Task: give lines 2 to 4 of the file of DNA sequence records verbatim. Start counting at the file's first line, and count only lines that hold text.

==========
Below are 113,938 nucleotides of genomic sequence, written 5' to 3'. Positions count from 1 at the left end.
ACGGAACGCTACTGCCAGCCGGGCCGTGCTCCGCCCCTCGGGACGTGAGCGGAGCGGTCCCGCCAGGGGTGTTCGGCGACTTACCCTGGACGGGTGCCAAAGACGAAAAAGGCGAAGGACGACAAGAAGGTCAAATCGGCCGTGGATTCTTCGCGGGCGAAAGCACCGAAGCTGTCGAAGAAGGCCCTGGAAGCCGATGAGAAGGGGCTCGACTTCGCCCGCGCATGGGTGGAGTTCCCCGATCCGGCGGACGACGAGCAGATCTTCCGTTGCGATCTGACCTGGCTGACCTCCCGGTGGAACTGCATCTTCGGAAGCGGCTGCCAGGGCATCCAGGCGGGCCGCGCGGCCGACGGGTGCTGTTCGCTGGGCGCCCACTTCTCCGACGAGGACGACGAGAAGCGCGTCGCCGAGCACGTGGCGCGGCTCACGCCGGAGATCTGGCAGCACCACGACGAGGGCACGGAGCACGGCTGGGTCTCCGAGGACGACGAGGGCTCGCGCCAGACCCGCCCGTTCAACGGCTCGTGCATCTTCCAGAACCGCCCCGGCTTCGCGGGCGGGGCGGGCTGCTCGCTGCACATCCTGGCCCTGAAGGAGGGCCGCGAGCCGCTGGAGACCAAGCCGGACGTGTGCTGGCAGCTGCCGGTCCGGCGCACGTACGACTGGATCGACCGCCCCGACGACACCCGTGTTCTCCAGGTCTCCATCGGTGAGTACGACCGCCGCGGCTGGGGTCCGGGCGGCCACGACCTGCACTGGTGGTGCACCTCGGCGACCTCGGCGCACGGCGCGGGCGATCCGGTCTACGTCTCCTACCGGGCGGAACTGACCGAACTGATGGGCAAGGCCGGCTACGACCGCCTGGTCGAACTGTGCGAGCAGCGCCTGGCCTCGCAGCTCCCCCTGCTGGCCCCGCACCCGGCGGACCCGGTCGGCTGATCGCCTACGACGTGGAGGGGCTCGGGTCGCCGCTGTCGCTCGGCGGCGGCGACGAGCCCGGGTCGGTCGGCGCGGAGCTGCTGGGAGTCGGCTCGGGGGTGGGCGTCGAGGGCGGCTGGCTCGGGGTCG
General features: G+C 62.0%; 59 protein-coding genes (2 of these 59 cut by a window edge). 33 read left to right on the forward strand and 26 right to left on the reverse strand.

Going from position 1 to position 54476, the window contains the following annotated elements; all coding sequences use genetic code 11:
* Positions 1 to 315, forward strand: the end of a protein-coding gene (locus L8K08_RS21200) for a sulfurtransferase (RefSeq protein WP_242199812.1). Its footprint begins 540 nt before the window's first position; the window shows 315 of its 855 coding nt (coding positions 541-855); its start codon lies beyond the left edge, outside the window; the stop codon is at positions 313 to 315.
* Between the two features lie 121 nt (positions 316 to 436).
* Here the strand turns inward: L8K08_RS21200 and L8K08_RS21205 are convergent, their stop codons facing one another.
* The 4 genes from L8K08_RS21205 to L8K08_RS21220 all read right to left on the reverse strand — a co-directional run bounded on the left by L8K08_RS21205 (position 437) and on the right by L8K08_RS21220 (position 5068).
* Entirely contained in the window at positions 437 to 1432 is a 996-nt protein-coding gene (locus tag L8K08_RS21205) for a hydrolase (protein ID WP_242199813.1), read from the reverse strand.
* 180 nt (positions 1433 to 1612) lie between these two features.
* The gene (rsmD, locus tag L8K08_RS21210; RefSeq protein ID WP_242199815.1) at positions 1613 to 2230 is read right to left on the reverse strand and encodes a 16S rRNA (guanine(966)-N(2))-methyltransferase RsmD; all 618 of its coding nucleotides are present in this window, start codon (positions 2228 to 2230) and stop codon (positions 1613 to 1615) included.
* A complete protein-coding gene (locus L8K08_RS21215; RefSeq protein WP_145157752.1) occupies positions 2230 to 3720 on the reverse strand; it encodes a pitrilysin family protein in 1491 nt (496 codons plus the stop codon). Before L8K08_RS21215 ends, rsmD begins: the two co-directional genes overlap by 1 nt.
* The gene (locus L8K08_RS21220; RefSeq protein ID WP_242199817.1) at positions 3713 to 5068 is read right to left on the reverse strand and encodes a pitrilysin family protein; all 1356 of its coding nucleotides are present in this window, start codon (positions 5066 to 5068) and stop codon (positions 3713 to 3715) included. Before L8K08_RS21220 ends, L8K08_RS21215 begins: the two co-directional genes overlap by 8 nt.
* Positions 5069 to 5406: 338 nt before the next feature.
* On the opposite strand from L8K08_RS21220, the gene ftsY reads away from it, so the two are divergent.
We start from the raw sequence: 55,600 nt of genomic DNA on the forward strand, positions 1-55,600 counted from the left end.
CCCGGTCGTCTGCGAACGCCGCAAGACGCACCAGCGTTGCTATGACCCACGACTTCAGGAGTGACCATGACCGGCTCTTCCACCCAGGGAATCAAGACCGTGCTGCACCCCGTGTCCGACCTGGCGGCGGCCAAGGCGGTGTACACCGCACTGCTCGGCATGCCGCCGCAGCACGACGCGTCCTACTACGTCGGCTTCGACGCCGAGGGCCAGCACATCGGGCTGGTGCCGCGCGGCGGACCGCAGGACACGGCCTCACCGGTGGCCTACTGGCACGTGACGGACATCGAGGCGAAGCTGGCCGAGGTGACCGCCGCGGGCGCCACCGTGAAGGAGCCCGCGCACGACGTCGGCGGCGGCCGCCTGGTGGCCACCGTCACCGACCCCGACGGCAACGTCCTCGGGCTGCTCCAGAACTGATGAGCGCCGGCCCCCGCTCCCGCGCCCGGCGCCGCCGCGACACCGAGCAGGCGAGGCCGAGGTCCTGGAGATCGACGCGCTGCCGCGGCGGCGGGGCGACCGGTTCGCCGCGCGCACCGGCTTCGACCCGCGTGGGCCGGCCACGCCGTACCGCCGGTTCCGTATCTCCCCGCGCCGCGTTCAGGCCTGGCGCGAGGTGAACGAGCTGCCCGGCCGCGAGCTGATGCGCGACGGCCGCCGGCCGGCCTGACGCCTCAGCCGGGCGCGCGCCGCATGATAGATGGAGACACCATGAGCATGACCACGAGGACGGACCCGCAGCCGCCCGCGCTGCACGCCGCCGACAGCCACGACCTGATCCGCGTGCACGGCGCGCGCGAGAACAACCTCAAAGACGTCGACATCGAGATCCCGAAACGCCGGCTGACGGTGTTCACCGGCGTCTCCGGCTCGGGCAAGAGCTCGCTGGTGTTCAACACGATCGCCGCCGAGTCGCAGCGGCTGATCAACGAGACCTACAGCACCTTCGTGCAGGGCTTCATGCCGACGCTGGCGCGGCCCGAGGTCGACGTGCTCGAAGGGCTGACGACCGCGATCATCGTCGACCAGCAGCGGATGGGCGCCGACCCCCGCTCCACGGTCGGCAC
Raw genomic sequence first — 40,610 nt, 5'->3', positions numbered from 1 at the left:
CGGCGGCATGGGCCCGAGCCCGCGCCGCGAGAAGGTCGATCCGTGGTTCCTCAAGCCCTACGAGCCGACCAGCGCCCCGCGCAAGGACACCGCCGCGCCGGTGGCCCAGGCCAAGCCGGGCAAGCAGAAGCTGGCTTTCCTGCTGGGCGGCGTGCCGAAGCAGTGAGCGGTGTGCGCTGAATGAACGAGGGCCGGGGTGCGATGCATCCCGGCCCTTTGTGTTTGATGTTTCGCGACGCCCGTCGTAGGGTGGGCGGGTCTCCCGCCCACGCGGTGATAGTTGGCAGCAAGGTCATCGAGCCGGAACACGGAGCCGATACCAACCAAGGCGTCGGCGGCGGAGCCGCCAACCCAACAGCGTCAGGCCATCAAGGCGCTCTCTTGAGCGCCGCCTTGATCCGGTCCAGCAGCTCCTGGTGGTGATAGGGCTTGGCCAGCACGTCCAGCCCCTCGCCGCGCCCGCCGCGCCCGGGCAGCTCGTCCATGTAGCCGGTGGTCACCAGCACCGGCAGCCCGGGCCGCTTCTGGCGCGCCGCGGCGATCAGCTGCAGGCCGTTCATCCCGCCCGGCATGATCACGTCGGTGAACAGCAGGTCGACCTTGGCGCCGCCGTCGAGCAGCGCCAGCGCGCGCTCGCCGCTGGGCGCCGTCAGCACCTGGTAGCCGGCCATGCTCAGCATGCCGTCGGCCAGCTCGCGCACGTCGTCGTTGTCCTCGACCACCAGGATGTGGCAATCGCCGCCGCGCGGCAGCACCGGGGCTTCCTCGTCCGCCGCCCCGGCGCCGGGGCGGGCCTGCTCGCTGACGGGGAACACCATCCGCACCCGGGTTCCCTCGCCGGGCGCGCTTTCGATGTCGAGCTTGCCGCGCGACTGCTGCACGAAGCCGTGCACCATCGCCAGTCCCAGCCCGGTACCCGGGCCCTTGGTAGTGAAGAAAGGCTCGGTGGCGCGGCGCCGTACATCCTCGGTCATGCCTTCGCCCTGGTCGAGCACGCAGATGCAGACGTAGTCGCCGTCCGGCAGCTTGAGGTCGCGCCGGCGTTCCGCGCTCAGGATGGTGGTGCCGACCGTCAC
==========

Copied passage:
ACGGAACGCTACTGCCAGCCGGGCCGTGCTCCGCCCCTCGGGACGTGAGCGGAGCGGTCCCGCCAGGGGTGTTCGGCGACTTACCCTGGACGGGTGCCAAAGACGAAAAAGGCGAAGGACGACAAGAAGGTCAAATCGGCCGTGGATTCTTCGCGGGCGAAAGCACCGAAGCTGTCGAAGAAGGCCCTGGAAGCCGATGAGAAGGGGCTCGACTTCGCCCGCGCATGGGTGGAGTTCCCCGATCCGGCGGACGACGAGCAGATCTTCCGTTGCGATCTGACCTGGCTGACCTCCCGGTGGAACTGCATCTTCGGAAGCGGCTGCCAGGGCATCCAGGCGGGCCGCGCGGCCGACGGGTGCTGTTCGCTGGGCGCCCACTTCTCCGACGAGGACGACGAGAAGCGCGTCGCCGAGCACGTGGCGCGGCTCACGCCGGAGATCTGGCAGCACCACGACGAGGGCACGGAGCACGGCTGGGTCTCCGAGGACGACGAGGGCTCGCGCCAGACCCGCCCGTTCAACGGCTCGTGCATCTTCCAGAACCGCCCCGGCTTCGCGGGCGGGGCGGGCTGCTCGCTGCACATCCTGGCCCTGAAGGAGGGCCGCGAGCCGCTGGAGACCAAGCCGGACGTGTGCTGGCAGCTGCCGGTCCGGCGCACGTACGACTGGATCGACCGCCCCGACGACACCCGTGTTCTCCAGGTCTCCATCGGTGAGTACGACCGCCGCGGCTGGGGTCCGGGCGGCCACGACCTGCACTGGTGGTGCACCTCGGCGACCTCGGCGCACGGCGCGGGCGATCCGGTCTACGTCTCCTACCGGGCGGAACTGACCGAACTGATGGGCAAGGCCGGCTACGACCGCCTGGTCGAACTGTGCGAGCAGCGCCTGGCCTCGCAGCTCCCCCTGCTGGCCCCGCACCCGGCGGACCCGGTCGGCTGATCGCCTACGACGTGGAGGGGCTCGGGTCGCCGCTGTCGCTCGGCGGCGGCGACGAGCCCGGGTCGGTCGGCGCGGAGCTGCTGGGAGTCGGCTCGGGGGTGGGCGTCGAGGGCGGCTGGCTCGGGGTCG
General features: G+C 62.0%; 59 protein-coding genes (2 of these 59 cut by a window edge). 33 read left to right on the forward strand and 26 right to left on the reverse strand.

Going from position 1 to position 54476, the window contains the following annotated elements; all coding sequences use genetic code 11: